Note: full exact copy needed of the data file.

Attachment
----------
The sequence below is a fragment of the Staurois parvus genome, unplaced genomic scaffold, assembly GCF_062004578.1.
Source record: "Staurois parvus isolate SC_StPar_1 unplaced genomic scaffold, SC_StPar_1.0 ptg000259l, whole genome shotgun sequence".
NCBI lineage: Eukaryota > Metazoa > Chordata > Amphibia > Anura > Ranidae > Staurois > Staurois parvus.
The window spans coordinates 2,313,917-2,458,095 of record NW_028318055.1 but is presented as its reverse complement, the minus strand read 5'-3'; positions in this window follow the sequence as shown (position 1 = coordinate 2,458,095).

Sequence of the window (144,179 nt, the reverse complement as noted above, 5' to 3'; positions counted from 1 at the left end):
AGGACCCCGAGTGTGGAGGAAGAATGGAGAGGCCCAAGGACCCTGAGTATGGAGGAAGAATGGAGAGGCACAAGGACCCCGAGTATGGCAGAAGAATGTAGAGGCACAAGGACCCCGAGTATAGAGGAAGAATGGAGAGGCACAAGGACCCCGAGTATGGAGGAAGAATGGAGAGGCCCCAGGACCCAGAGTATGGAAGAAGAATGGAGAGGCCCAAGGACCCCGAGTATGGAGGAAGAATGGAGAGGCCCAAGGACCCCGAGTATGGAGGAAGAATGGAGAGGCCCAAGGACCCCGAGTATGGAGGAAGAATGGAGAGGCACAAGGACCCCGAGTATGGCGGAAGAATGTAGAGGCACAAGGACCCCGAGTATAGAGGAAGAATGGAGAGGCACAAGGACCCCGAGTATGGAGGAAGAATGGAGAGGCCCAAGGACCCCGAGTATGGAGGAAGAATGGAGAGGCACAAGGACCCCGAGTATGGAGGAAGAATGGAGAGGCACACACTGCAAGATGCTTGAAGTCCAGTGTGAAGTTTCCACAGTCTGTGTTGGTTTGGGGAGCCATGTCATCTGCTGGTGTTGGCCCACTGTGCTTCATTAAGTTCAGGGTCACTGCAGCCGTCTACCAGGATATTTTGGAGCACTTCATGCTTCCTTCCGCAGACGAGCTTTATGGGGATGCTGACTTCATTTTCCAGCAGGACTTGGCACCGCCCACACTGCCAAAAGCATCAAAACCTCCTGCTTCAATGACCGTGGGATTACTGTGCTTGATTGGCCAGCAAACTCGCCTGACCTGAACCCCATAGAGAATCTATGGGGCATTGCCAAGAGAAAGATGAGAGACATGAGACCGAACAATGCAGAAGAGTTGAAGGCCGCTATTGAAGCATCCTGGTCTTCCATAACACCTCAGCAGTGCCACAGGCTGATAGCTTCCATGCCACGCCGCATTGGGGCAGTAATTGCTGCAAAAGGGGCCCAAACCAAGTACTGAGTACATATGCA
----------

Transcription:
The sequence below is a fragment of the Staurois parvus genome, unplaced genomic scaffold, assembly GCF_062004578.1.
Source record: "Staurois parvus isolate SC_StPar_1 unplaced genomic scaffold, SC_StPar_1.0 ptg000259l, whole genome shotgun sequence".
NCBI lineage: Eukaryota > Metazoa > Chordata > Amphibia > Anura > Ranidae > Staurois > Staurois parvus.
The window spans coordinates 2,313,917-2,458,095 of record NW_028318055.1 but is presented as its reverse complement, the minus strand read 5'-3'; positions in this window follow the sequence as shown (position 1 = coordinate 2,458,095).

Sequence of the window (144,179 nt, the reverse complement as noted above, 5' to 3'; positions counted from 1 at the left end):
AGGACCCCGAGTGTGGAGGAAGAATGGAGAGGCCCAAGGACCCTGAGTATGGAGGAAGAATGGAGAGGCACAAGGACCCCGAGTATGGCAGAAGAATGTAGAGGCACAAGGACCCCGAGTATAGAGGAAGAATGGAGAGGCACAAGGACCCCGAGTATGGAGGAAGAATGGAGAGGCCCCAGGACCCAGAGTATGGAAGAAGAATGGAGAGGCCCAAGGACCCCGAGTATGGAGGAAGAATGGAGAGGCCCAAGGACCCCGAGTATGGAGGAAGAATGGAGAGGCCCAAGGACCCCGAGTATGGAGGAAGAATGGAGAGGCACAAGGACCCCGAGTATGGCGGAAGAATGTAGAGGCACAAGGACCCCGAGTATAGAGGAAGAATGGAGAGGCACAAGGACCCCGAGTATGGAGGAAGAATGGAGAGGCCCAAGGACCCCGAGTATGGAGGAAGAATGGAGAGGCACAAGGACCCCGAGTATGGAGGAAGAATGGAGAGGCACACACTGCAAGATGCTTGAAGTCCAGTGTGAAGTTTCCACAGTCTGTGTTGGTTTGGGGAGCCATGTCATCTGCTGGTGTTGGCCCACTGTGCTTCATTAAGTTCAGGGTCACTGCAGCCGTCTACCAGGATATTTTGGAGCACTTCATGCTTCCTTCCGCAGACGAGCTTTATGGGGATGCTGACTTCATTTTCCAGCAGGACTTGGCACCGCCCACACTGCCAAAAGCATCAAAACCTCCTGCTTCAATGACCGTGGGATTACTGTGCTTGATTGGCCAGCAAACTCGCCTGACCTGAACCCCATAGAGAATCTATGGGGCATTGCCAAGAGAAAGATGAGAGACATGAGACCGAACAATGCAGAAGAGTTGAAGGCCGCTATTGAAGCATCCTGGTCTTCCATAACACCTCAGCAGTGCCACAGGCTGATAGCTTCCATGCCACGCCGCATTGGGGCAGTAATTGCTGCAAAAGGGGCCCAAACCAAGTACTGAGTACATATGCA